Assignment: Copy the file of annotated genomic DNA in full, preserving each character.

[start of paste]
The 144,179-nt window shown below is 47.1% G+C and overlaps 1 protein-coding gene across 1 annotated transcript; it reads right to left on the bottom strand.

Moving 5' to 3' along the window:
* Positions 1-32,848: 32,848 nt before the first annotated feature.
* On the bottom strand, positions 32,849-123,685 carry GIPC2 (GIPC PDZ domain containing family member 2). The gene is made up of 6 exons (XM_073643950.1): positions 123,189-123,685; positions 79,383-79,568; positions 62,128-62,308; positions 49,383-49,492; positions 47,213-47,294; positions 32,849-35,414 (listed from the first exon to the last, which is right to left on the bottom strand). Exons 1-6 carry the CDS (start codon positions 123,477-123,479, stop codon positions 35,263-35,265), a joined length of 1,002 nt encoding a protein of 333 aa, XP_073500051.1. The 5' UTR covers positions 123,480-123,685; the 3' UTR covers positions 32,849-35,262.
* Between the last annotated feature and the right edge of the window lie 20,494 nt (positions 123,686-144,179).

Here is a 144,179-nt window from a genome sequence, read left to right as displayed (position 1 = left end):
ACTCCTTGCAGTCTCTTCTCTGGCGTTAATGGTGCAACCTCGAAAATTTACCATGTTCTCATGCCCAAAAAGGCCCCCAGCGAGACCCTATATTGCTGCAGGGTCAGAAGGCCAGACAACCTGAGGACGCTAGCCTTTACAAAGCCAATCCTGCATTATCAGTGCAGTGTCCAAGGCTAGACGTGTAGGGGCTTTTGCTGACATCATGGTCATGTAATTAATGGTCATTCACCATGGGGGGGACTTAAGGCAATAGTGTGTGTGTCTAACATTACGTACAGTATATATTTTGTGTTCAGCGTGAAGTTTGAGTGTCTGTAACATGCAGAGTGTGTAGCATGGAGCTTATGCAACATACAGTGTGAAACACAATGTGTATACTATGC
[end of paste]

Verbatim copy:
The 144,179-nt window shown below is 47.1% G+C and overlaps 1 protein-coding gene across 1 annotated transcript; it reads right to left on the bottom strand.

Moving 5' to 3' along the window:
* Positions 1-32,848: 32,848 nt before the first annotated feature.
* On the bottom strand, positions 32,849-123,685 carry GIPC2 (GIPC PDZ domain containing family member 2). The gene is made up of 6 exons (XM_073643950.1): positions 123,189-123,685; positions 79,383-79,568; positions 62,128-62,308; positions 49,383-49,492; positions 47,213-47,294; positions 32,849-35,414 (listed from the first exon to the last, which is right to left on the bottom strand). Exons 1-6 carry the CDS (start codon positions 123,477-123,479, stop codon positions 35,263-35,265), a joined length of 1,002 nt encoding a protein of 333 aa, XP_073500051.1. The 5' UTR covers positions 123,480-123,685; the 3' UTR covers positions 32,849-35,262.
* Between the last annotated feature and the right edge of the window lie 20,494 nt (positions 123,686-144,179).

Here is a 144,179-nt window from a genome sequence, read left to right as displayed (position 1 = left end):
ACTCCTTGCAGTCTCTTCTCTGGCGTTAATGGTGCAACCTCGAAAATTTACCATGTTCTCATGCCCAAAAAGGCCCCCAGCGAGACCCTATATTGCTGCAGGGTCAGAAGGCCAGACAACCTGAGGACGCTAGCCTTTACAAAGCCAATCCTGCATTATCAGTGCAGTGTCCAAGGCTAGACGTGTAGGGGCTTTTGCTGACATCATGGTCATGTAATTAATGGTCATTCACCATGGGGGGGACTTAAGGCAATAGTGTGTGTGTCTAACATTACGTACAGTATATATTTTGTGTTCAGCGTGAAGTTTGAGTGTCTGTAACATGCAGAGTGTGTAGCATGGAGCTTATGCAACATACAGTGTGAAACACAATGTGTATACTATGC